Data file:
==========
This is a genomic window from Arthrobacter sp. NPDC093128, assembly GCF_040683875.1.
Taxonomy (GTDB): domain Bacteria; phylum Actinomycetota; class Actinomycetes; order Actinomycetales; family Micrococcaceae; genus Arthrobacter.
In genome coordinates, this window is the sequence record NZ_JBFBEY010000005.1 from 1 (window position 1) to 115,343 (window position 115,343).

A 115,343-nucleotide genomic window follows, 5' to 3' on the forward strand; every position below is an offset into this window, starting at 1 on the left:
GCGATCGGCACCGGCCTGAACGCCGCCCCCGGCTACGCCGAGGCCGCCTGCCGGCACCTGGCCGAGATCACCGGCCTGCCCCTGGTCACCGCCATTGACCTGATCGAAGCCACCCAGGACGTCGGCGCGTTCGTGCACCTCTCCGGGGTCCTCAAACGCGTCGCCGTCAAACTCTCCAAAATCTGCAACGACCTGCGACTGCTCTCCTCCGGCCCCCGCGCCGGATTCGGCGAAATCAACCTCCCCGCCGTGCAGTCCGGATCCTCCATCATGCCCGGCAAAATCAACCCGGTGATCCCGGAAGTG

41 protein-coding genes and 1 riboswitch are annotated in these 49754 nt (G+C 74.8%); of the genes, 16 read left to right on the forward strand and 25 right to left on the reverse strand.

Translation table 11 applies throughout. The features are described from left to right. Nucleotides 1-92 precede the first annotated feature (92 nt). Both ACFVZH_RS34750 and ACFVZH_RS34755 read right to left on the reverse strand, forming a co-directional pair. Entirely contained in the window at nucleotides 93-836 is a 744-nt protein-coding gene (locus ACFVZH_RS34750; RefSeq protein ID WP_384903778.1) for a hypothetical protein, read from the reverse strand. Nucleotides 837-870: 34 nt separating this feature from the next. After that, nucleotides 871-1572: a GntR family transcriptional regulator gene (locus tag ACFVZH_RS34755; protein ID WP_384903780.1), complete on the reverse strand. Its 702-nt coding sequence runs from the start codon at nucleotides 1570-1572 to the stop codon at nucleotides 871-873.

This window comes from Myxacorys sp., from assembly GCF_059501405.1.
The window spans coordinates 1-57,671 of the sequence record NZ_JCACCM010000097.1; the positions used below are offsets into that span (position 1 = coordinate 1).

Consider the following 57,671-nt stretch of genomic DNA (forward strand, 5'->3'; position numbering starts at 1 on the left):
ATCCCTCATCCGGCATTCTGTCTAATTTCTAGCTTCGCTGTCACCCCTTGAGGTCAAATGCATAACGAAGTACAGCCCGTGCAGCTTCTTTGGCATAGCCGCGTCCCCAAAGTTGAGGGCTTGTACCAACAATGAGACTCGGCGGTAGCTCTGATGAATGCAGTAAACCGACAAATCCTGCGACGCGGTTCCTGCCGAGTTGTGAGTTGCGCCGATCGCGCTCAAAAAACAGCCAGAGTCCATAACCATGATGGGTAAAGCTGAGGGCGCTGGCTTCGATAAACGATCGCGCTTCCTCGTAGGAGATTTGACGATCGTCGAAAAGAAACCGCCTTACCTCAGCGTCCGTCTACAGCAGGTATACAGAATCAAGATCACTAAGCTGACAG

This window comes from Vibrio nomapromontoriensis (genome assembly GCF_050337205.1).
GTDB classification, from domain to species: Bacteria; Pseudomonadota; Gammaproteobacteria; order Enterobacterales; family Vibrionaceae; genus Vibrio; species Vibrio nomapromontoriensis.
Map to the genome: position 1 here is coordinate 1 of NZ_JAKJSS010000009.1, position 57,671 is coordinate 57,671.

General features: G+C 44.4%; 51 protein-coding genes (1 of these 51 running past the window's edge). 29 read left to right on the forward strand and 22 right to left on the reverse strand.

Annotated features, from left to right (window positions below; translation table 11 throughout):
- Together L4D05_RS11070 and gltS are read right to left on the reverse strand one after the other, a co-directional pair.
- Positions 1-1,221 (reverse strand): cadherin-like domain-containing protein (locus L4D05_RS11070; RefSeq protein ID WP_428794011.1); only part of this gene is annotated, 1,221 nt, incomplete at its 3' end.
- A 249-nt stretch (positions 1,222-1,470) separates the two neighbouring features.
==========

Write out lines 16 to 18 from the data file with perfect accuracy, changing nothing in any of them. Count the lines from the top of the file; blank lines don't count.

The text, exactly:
Annotated features, from left to right (window positions below; translation table 11 throughout):
- Together L4D05_RS11070 and gltS are read right to left on the reverse strand one after the other, a co-directional pair.
- Positions 1-1,221 (reverse strand): cadherin-like domain-containing protein (locus L4D05_RS11070; RefSeq protein ID WP_428794011.1); only part of this gene is annotated, 1,221 nt, incomplete at its 3' end.